15 March 2012


Allen Everett and Thomas Roman. Time Travel and Warp Drives: A Scientific Guide to Shortcuts Through Time and Space. The University of Chicago Press, 2011.

Ufologists who believe in the ETH point to claims that various developments and shortcuts might lead to faster than light travel. The two physicist authors of this book have been examining the possibilities for a good number of years, and present their conclusions here.
This is not an easy read, and a good knowledge of physics is probably needed to appreciate the arguments in full, but the basic conclusion is that none of the suggested processes could actually work in practice.

They examine tachyons, sub-atomic particles supposed to always travel faster than light, and show how they might be able to send messages into the past in certain circumstances, which would create paradoxes of varying degrees of nastiness. It is by no means clear that this would be the case, or that one could transmit a tachyon back along the path one had been received from, though this idea causes problems over something called ‘preferred direction’. Tachyons have not actually been detected. (This was before the claims about superluminary neutrinos, but this now appears to be probably an artefact of the measuring process, and in any case these ‘superluminary’ neutrinos did not possess one of the main properties of tachyons, that of going ever faster as they lose energy.

They examine various ways of creating time travel through wormholes and warp drives of various kinds. Unfortunately these all involve having to have large supplies of exotic matter with negative energy. In the case of the warp drives it turns out that this would be the negative equivalent of the energy output of several galaxies, to say nothing of other more esoteric physical difficulties. Worm holes of various kinds all have what look like insuperable problems when the maths are gone into with due thoroughness.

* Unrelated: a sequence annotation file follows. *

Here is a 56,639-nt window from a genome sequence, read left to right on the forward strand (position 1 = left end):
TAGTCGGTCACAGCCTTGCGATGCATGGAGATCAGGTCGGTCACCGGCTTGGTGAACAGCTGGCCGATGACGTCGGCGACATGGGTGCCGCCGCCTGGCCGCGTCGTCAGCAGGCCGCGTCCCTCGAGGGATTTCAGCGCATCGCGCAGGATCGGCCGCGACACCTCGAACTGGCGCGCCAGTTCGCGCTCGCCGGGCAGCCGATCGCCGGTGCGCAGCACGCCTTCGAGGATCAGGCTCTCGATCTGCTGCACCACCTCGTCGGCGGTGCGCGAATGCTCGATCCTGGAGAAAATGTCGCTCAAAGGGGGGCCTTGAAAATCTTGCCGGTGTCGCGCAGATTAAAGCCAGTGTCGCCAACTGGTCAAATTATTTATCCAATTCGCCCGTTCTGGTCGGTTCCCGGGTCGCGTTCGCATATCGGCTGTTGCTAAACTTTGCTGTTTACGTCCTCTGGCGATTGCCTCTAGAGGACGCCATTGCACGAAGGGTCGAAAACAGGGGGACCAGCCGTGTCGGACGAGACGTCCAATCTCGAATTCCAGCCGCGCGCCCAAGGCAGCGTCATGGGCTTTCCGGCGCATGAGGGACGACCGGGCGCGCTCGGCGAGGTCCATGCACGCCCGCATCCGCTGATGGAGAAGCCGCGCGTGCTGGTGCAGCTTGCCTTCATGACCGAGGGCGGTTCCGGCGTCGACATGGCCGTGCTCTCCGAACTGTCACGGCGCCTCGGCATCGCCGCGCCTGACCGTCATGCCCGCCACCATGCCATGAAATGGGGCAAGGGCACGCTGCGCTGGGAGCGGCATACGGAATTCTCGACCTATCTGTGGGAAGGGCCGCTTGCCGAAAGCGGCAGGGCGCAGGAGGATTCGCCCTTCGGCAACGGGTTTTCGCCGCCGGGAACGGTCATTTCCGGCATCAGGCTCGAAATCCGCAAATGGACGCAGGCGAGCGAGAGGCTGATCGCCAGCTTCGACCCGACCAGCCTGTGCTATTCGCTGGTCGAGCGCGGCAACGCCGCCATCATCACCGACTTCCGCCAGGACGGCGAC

Travelling back in time through wormholes of course leads to all sorts of weird paradoxes like being able to shoot your own grandmother and prevent yourself getting born, in which case you didn’t shoot your grandmother. One way out of this was to assume that the time traveller would end up in the past of a parallel universe, an interesting prospect. Oh dear, on close inspection it turns out that the process would actually rip you apart, subatomic particle by subatomic particle, each one ending in a different parallel universe. You couldn’t even send a message by Morse code into a parallel universe. All that could come out of a time machine is incoherent white noise.

There have been suggestions to build time machines using rotating cylinders, rotating laser beams and the like. Alas the said cylinders and beams have to be at the very least longer than the observable universe by hyperastronomical orders of magnitude, and probably would have to be infinitely long.

The authors also point out that while forward time travel by relativistic velocities is theoretically possible, that does not mean that it is practical proposition.

If these authors are right, then that really is the end for the ETH, and for time travel, visitors from parallel universes, brane hopping and etc., at least by any means we could remotely comprehend. One thing we can be certain of, is that it will not by anything resembling ultra high performance aircraft. -- Peter Rogerson.

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